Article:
I recently took an Uber in New York City and noticed that the drivers tend to have their smartphones mounted on their dash to allow them to use city maps. What humored me was seeing that my driver didn’t have the most common iPhone or Samsung Galaxy device, instead he had a Zhongxing Telecommunications Equipment (ZTE) smartphone. I chuckled at the irony and thought, “well that’s the last ZTE phone he’ll ever own,” at least for the next seven years.
ZTE is the fourth-largest smartphone vendor in the U.S. and sells to major mobile carriers such as AT&T, T-Mobile, and Sprint . As the second largest telecommunication provider in China, they are a manufacturer and integrator of networking apparatuses and handheld devices . The most common ZTE models include the Tempo X, Prestige 2, and Majesty Pro.
Not All Press is Good Press
Throughout the last couple of years, ZTE has made U.S. trade compliance news multiple times, but on April 20, 2018 they made headlines in bold font. ZTE had the unfortunate honor of achieving the highest export monetary penalty issued by the Bureau of Industry and Security (BIS) at $1.9 billion. This penalty was originally issued in March 2017 but ZTE was granted monetary deferrals and delays of suspensions, therefore April 20, 2018 was the official activation date.
Along with this hefty financial penalty, ZTE is no longer able to receive products from the United States. The impact of this on ZTE has been so substantial to its bottom line that they have had to halt operations .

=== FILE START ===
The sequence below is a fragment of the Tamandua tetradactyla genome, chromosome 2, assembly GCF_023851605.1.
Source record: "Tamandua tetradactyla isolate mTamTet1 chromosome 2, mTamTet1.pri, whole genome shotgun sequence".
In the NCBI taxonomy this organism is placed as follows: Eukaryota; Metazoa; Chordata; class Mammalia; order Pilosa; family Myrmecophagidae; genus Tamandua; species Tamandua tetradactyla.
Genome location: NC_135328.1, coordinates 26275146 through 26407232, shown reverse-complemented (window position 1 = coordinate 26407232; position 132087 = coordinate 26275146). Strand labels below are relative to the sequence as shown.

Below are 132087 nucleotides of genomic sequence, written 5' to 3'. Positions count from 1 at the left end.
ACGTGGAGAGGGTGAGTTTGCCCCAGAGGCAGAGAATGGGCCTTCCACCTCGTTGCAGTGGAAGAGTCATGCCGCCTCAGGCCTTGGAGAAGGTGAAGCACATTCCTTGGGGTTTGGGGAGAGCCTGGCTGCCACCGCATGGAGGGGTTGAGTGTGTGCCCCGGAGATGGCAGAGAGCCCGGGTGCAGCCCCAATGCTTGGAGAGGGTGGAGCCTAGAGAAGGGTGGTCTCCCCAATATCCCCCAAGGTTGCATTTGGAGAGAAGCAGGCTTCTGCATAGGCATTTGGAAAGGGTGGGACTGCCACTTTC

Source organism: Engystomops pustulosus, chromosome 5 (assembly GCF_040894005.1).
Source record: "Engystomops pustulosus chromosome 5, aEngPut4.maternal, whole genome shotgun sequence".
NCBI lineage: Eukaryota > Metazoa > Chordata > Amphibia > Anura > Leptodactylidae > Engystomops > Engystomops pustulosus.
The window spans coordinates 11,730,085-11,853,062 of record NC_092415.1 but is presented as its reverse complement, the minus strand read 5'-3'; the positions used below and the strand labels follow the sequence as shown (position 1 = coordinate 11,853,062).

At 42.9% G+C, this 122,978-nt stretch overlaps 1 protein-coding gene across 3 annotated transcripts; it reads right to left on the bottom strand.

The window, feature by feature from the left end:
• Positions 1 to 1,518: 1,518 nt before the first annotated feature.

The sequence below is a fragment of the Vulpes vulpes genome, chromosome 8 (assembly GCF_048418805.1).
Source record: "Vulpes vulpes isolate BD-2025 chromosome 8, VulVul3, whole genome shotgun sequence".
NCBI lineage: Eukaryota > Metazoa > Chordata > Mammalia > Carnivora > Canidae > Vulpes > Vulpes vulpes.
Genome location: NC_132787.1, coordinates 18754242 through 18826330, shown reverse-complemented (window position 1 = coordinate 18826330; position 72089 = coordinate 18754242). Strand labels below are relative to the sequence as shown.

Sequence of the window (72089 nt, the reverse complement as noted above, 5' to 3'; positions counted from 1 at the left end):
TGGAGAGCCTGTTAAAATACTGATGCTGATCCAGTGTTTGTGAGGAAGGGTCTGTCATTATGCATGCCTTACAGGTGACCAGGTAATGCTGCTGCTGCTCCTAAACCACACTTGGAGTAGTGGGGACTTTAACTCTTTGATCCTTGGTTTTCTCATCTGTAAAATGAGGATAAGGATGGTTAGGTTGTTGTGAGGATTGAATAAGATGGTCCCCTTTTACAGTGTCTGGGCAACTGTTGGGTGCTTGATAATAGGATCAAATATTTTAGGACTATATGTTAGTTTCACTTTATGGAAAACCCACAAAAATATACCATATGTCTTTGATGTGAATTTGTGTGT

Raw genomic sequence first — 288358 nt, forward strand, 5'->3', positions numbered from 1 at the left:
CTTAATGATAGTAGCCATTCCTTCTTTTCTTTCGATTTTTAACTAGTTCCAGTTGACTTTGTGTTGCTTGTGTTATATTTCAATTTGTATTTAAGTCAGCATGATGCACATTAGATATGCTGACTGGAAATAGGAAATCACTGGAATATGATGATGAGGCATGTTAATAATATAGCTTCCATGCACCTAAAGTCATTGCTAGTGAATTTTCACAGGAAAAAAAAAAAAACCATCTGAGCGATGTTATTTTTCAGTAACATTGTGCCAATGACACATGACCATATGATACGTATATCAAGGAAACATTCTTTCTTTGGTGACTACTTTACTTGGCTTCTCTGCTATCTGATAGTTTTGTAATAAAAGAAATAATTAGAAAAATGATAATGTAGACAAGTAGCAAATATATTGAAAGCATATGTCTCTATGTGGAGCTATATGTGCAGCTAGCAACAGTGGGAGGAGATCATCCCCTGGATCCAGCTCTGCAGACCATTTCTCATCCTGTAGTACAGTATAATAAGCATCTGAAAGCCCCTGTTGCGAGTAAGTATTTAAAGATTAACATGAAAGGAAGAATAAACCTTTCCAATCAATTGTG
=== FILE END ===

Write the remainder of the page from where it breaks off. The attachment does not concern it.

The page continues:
So how does this apply to the Uber driver with his ZTE smartphone? Now that ZTE is frozen from receiving exports from the U.S.—or on behalf of the U.S.—his friendly retailer can no longer purchase from ZTE.
Why? Multiple exports occur in order to buy handheld devices from ZTE.
Export one: The retailer needs to request making a purchase, likely by email.
Export two: Then they will need to send a purchase order.
Export three: Finally, they must pay for the devices to be shipped from China, or a third party.
In between these transactions, there may have been additional communication by email or phone, which are all exports and are therefore banned.
While the Federal Communications Commission (FCC) grapples with the conflict between consumer interest and regulatory compliance, ZTE device owners have to wonder, will they be able to receive operating system downloads ?
Why ZTE Was Issued This Penalty
ZTE received components and equipment from the U.S. that were then transshipped to Iran and North Korea. In some cases, these products were not transformed but were shipped as is, and in other cases, they were put into telecommunications equipment to modernize the capabilities of the respective country—i.e. Iran and North Korea. This was a direct violation of U.S. sanctions.
Export compliance consultants and practitioners everywhere have been screaming, “screen your suppliers,” and now ZTE has given us a tangible example of why it is so crucial to practice export compliance within the supply chain.
The Nature of Their Deceit